To make matters even worse, there has been very slow movement in terms of achieving some form of compensation for the Batwa for their loss of their territories. The conservation Trust’s buying of small parcels of land for Batwa families finally started to get somewhere in 2000. Today, according to Mgahinga and Bwindi Impenetrable Forest Conservation Trust (MBIFCT) a total of 326 acres has been bought for the Batwa. The original owners of the entire forest have been “compensated” with a mere 326 acres and, furthermore, there are many more Batwa still lacking even such miserable patches of land. The problem has been further compounded because the 4.3 million US dollars funding for the conservation Trust was invested in an offshore investment trust by the World Bank/GEF in the early 1990s. The funding for the conservation Trust has therefore been dependent on the performance of the international stock market. With the severe downturn in stock markets the Trust’s income has suffered. As a result, in July 2002, the Trust announced that it was cutting the Batwa component entirely. No more land would be bought for Batwa, but meanwhile the Trust would continue to fund the other aspects of the National Park, including the park guards who forcibly exclude Batwa from entering the forest. The World Bank’s own research on the impact of the National Parks on the Batwa had stated that without the Batwa component, the Trust’s work would simply worsen the situation for the Batwa and would therefore run counter to the Bank’s Indigenous Peoples Policy. That situation now appears to be the case. Will there be enough international pressure to ensure that the Trust continues with the Batwa component, or is there a case in international law to argue for the return of the forests to the Batwa?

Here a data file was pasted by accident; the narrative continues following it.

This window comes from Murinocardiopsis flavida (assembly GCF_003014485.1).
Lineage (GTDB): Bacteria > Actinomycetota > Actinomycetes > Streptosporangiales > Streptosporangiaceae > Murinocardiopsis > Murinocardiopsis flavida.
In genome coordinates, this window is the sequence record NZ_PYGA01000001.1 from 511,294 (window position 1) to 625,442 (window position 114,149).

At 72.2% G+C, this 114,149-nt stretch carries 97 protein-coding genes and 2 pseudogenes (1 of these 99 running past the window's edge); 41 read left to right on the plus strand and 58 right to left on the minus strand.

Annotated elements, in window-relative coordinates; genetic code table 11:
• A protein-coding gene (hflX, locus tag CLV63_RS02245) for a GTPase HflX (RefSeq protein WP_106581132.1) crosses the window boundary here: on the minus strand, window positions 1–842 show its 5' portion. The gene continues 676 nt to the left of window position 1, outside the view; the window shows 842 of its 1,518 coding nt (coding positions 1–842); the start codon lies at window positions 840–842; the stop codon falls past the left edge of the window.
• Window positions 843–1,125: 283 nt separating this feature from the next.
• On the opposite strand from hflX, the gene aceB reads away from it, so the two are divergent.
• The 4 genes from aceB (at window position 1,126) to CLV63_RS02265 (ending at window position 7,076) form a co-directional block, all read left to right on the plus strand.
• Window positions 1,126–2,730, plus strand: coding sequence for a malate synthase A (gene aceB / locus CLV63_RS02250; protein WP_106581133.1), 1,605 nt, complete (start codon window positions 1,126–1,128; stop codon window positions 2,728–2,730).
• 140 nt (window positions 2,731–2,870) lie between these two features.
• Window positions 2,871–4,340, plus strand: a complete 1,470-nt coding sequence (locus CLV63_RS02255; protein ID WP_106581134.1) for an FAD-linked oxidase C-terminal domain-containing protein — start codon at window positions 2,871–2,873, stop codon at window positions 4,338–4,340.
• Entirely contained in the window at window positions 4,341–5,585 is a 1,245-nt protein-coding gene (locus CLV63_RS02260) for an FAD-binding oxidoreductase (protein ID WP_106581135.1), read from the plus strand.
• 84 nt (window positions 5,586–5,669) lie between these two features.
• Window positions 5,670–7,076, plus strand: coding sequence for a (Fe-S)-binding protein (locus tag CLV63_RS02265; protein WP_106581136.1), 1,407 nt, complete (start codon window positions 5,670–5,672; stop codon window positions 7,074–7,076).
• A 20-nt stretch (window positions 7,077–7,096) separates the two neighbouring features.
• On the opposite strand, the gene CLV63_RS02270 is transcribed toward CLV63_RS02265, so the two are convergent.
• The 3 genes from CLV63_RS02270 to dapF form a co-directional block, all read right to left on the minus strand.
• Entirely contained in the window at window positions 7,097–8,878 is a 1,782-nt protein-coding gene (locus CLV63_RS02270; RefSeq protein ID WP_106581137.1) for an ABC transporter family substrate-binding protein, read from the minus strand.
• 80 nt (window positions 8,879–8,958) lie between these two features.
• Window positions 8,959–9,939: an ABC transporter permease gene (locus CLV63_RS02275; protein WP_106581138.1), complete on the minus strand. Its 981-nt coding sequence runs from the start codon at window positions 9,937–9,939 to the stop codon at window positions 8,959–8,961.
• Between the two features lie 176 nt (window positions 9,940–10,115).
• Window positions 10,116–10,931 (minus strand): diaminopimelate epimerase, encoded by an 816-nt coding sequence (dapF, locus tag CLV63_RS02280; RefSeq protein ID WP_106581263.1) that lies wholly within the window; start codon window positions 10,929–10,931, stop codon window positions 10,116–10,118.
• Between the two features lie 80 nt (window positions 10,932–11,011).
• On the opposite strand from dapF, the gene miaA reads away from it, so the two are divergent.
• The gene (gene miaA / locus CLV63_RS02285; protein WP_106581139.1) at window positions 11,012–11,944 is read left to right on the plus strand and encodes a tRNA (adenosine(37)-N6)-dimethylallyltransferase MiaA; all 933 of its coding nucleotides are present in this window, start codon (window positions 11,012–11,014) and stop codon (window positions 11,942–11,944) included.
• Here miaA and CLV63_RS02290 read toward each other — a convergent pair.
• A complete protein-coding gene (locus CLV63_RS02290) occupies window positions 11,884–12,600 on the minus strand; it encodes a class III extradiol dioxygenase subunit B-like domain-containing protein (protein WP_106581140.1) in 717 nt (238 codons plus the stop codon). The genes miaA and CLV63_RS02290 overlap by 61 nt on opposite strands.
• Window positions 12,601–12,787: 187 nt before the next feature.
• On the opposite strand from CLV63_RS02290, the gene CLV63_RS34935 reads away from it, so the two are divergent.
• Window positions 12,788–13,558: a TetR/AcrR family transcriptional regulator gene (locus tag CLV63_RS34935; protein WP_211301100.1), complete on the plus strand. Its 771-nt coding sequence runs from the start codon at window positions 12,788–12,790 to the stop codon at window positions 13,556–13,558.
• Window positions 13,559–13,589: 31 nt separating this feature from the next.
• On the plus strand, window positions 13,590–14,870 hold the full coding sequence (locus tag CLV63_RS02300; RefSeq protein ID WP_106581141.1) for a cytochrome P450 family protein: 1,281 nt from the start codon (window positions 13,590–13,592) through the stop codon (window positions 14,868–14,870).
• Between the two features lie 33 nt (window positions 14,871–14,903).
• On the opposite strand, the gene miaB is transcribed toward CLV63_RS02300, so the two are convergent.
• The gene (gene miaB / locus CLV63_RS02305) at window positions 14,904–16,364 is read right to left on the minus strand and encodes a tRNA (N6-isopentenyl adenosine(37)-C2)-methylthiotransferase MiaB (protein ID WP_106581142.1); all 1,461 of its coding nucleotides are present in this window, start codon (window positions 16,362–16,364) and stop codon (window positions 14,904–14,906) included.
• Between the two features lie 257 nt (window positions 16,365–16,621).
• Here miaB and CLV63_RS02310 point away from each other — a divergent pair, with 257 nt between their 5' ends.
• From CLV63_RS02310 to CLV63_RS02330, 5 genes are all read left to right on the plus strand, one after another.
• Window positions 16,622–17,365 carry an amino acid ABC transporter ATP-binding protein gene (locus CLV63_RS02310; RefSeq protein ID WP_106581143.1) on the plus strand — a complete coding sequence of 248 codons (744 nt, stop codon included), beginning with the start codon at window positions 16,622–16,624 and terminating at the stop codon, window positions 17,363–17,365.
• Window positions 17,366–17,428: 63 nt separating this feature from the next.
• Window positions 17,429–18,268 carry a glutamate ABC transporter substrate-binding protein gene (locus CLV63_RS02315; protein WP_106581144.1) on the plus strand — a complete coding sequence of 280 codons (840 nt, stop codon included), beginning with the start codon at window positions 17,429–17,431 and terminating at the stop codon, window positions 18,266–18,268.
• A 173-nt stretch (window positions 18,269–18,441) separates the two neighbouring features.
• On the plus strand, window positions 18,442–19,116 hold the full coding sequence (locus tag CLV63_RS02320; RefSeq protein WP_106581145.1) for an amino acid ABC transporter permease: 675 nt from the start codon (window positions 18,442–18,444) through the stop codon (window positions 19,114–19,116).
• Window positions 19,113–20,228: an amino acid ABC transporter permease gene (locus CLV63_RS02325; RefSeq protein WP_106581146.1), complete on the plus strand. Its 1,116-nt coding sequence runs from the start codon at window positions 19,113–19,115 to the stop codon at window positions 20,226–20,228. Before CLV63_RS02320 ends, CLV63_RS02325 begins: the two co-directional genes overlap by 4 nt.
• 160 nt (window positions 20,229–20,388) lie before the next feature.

The Forest Peoples Programme has been supporting the Batwa to establish their own Indigenous organisation known as the United Organisation for Batwa Development in Uganda (UOBDU) which is based in Kisoro in S.W. Uganda. UODU co-represents the 3000 or more Batwa within the 3 Districts Kisoro, Kabale and Kanungu where Batwa communities exist. The organisation has a Batwa Representation Committee, which represents them in meetings/workshops with the MBIFCT conservation Trust. The organisation has been campaigning for land and forest access, and has represented Batwa views in meetings with Government representatives and with NGO’s. As well as continuing to argue their case, UOBDU is also providing a vehicle for the Batwa to re-develop lost skills and bring together their expertise in forest-related knowledge as a first step in reasserting their rights and improving their quality of life.

By: Penninah Zaninka, e-mail: zaninkap@utlonline.co.ug and Justin Kenrick, e-mail: J.Kenrick@socsci.gla.ac.uk